Article Date: 2/1/2008

When the Right Answer is Wrong

When the Right Answer is Wrong

Can you believe patients, staff and vendors when they become "yes men"?


You have probably asked one of the following questions in your practice. To a job candidate: "Do you consider yourself a people person?" To a patient: "Do your contact lenses feel comfortable?" To a vendor: "Can I connect this piece of equipment to my electronic medical records (EMR) system?"

And I would hazard to guess that you received one of the following three answers to your question: "yes," "yes" or "yes." I would further guess that the "yes" answer was incorrect or at the very least, incomplete.

What happened?

"Yes" is the easy, friendly answer. Few would respond, "Yeah, I'm a people person, except around patients. They seem so rude and ignorant. I can't stand working with them." Or, "Yes, this equipment is easy to connect to your EMR system, provided you have an advanced engineering degree from Stanford."

The challenge becomes, how do you get your question answered completely in terms that make sense to your practice?

One way is to pose the question as a scenario that reflects your specific needs. To the patient, you might ask, "At what time of the day are your contact lenses most uncomfortable?" To the job candidate, you may say, "Let me pose the following scenario. You're about to go on lunch break when an insurance company calls to verify patient information. As you look up the information, a patient leans over the front desk, clears his throat and announces that you're making him late for work because he has yet to be seen for his appointment. How would you handle this situation?"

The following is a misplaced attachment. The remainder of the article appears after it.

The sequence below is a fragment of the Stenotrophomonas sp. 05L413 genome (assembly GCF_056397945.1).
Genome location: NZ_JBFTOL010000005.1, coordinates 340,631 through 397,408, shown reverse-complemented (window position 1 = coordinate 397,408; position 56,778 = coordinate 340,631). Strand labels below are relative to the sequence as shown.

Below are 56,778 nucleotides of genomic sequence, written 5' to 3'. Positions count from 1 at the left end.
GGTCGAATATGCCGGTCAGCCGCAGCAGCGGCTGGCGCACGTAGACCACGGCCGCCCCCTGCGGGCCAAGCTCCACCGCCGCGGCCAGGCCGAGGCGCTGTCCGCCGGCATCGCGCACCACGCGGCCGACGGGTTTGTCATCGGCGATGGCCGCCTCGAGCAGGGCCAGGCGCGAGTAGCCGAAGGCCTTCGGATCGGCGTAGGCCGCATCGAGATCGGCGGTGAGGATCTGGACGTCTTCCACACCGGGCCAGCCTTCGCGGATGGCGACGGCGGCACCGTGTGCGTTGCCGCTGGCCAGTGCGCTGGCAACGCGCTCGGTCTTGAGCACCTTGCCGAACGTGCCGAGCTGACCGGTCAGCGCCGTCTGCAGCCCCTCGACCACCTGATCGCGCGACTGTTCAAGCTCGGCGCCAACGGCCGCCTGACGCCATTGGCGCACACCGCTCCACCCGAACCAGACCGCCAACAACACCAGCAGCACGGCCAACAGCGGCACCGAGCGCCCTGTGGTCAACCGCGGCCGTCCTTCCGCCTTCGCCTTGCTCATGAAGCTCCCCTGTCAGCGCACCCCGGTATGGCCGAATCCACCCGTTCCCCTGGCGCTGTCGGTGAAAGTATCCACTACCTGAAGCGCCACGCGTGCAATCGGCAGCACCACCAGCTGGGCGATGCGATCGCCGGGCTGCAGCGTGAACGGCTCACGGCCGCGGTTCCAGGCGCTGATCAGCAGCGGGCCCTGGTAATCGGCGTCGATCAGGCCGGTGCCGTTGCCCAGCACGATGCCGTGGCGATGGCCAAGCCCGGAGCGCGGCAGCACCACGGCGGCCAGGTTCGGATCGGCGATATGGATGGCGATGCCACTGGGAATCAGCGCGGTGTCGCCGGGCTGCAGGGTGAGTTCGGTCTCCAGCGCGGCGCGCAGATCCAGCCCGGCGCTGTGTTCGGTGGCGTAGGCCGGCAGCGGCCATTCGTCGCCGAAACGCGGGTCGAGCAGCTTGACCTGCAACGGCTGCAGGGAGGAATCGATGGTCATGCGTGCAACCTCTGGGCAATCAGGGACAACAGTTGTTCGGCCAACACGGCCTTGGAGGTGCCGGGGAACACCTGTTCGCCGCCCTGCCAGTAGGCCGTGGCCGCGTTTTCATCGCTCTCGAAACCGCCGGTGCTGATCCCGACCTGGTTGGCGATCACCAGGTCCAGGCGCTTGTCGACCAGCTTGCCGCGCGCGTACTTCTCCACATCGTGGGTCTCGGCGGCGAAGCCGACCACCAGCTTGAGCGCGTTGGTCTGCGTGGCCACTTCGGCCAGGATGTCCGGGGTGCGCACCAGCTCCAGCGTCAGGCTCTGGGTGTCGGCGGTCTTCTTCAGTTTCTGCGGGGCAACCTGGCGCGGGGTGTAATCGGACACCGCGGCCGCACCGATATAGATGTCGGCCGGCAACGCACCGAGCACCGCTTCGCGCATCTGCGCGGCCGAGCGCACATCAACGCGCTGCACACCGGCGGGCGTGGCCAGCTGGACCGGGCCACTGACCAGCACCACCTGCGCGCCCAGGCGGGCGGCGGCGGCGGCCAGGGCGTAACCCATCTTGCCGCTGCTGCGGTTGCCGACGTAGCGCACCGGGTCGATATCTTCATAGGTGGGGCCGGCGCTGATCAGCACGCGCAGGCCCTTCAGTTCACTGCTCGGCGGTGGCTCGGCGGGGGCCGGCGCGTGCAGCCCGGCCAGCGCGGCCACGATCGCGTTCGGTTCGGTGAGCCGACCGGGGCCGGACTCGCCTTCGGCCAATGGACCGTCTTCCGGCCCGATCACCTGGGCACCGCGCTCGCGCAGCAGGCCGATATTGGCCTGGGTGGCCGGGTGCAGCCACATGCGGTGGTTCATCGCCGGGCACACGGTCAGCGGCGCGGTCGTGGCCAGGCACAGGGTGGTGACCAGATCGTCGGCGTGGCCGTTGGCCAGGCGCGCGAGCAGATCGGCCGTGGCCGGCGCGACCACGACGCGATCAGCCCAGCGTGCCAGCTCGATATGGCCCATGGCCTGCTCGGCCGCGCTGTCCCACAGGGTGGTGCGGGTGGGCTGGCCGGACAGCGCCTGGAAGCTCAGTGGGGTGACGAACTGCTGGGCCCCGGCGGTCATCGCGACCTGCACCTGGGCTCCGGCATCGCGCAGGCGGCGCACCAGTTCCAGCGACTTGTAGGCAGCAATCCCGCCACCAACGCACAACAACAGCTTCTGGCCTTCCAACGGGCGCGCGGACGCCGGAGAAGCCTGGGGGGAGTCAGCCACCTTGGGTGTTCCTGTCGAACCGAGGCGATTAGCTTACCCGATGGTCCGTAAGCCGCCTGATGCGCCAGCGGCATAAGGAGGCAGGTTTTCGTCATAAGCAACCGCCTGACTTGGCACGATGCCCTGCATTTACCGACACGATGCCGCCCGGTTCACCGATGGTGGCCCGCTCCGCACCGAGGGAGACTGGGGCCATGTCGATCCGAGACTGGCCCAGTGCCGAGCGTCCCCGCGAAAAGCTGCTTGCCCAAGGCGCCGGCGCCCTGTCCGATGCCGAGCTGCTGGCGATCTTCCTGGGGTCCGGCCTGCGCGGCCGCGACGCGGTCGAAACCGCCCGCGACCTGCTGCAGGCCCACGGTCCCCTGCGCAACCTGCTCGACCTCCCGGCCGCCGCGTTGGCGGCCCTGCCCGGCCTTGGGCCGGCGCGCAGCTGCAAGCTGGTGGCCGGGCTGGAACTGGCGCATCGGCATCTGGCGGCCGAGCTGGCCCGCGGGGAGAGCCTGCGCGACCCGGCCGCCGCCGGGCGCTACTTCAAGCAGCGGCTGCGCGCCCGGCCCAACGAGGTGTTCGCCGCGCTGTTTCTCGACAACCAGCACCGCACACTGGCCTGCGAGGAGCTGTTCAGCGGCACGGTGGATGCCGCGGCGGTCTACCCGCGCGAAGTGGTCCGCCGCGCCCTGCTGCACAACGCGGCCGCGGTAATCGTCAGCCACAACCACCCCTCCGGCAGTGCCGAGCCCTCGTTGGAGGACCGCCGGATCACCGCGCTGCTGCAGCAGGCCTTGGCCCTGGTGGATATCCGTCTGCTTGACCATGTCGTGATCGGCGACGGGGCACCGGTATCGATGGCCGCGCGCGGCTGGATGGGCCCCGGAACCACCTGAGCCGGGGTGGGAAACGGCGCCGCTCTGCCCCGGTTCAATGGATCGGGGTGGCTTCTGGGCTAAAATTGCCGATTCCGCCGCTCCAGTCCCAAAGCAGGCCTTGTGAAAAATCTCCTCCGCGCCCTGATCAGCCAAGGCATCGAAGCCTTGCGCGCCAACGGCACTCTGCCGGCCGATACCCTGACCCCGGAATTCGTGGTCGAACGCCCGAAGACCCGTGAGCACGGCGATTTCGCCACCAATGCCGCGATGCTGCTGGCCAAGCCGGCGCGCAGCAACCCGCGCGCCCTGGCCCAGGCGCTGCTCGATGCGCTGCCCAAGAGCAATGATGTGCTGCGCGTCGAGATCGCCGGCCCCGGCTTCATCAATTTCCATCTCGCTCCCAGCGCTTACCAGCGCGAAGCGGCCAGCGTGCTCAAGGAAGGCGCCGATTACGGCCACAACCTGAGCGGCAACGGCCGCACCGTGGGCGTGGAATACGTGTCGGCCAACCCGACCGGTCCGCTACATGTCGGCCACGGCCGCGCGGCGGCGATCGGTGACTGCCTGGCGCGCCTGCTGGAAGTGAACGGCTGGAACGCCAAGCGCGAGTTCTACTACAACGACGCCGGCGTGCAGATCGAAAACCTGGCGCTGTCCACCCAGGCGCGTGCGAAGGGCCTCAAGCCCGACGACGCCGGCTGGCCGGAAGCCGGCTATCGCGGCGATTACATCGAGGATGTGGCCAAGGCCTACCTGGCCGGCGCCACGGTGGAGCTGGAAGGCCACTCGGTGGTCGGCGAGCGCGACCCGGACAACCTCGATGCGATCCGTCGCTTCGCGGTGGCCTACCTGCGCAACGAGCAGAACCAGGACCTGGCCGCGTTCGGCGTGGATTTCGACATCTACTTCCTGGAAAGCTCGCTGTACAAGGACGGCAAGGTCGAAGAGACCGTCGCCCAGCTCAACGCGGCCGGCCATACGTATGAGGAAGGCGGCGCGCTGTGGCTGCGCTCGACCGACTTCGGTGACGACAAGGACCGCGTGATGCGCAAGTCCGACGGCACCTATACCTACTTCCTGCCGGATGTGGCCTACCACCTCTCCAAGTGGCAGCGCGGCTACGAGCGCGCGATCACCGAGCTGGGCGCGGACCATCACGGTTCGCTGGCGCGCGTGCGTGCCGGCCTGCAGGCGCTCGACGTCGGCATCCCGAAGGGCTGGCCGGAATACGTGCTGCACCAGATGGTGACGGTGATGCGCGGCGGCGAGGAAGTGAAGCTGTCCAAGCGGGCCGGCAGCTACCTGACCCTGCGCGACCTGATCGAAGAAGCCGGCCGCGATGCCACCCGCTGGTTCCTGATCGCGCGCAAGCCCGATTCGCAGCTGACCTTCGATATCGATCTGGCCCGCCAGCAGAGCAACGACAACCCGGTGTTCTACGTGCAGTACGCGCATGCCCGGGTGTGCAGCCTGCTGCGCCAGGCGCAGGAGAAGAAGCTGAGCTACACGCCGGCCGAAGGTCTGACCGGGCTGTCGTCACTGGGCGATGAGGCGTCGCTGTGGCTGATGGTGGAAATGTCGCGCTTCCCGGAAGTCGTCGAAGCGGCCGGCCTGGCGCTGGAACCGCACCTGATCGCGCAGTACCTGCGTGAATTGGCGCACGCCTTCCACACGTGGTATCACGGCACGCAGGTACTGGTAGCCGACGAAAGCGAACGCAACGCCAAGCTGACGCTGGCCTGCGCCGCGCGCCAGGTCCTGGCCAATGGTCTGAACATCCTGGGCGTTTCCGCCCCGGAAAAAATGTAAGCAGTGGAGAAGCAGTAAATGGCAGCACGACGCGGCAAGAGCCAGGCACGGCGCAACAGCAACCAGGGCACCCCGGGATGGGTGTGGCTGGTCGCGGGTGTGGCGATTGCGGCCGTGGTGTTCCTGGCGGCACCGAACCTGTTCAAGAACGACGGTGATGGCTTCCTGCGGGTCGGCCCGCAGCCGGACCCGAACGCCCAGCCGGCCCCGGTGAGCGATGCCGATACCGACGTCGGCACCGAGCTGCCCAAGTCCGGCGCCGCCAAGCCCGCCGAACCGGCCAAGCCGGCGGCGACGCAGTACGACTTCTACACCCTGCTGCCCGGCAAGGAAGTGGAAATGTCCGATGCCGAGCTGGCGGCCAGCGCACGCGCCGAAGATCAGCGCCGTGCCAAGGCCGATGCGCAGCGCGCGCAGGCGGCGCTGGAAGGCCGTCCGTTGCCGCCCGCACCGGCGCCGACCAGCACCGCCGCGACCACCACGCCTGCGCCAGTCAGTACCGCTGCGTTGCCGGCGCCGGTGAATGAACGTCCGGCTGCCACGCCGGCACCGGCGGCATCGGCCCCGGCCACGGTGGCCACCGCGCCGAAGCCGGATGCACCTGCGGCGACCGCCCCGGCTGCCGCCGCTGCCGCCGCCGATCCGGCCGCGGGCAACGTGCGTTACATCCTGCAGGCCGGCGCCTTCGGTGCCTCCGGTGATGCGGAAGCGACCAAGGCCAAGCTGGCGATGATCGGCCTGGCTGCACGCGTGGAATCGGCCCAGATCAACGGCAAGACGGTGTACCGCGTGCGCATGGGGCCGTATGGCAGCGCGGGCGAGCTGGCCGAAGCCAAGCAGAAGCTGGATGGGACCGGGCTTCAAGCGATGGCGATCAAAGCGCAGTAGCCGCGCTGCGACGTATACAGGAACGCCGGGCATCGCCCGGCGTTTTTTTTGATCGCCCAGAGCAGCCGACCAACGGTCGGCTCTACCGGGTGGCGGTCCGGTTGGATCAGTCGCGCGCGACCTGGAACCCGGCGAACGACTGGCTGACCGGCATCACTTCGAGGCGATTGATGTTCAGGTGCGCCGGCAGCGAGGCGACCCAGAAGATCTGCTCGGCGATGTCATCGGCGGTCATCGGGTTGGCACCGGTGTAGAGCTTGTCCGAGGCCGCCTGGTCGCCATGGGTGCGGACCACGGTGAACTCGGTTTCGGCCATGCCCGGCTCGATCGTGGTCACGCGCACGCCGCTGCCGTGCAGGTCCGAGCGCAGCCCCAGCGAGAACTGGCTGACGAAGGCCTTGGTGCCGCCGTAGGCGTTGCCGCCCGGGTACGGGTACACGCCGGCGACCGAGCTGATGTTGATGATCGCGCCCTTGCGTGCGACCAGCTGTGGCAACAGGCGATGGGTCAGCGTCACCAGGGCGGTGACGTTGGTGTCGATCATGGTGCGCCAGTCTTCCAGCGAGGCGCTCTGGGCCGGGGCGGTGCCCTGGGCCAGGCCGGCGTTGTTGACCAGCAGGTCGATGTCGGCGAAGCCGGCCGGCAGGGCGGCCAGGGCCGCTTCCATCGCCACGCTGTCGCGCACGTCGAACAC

Now for the answer

The response will tell you whether the candidate really is your kind of people person. In many cases, it will provide the information you need to make a snap decision about the candidate's abilities, especially if she were to respond, "I'd tell that guy to sit down, shut up and wait his turn."

Instead of asking whether you can connect a piece of equipment to your EMR, ask the vendor representative how to move information from the equipment into your EMR system. If the equipment and system are electronically compatible, make sure the vendor provides help-desk services. But, don't ask whether the vendor provides help-desk services because inevitably, the answer is "yes."

By using scenarios based on the specific qualities of your practice, you make the world a better place by ridding it of "yes men." OM

Optometric Management, Issue: February 2008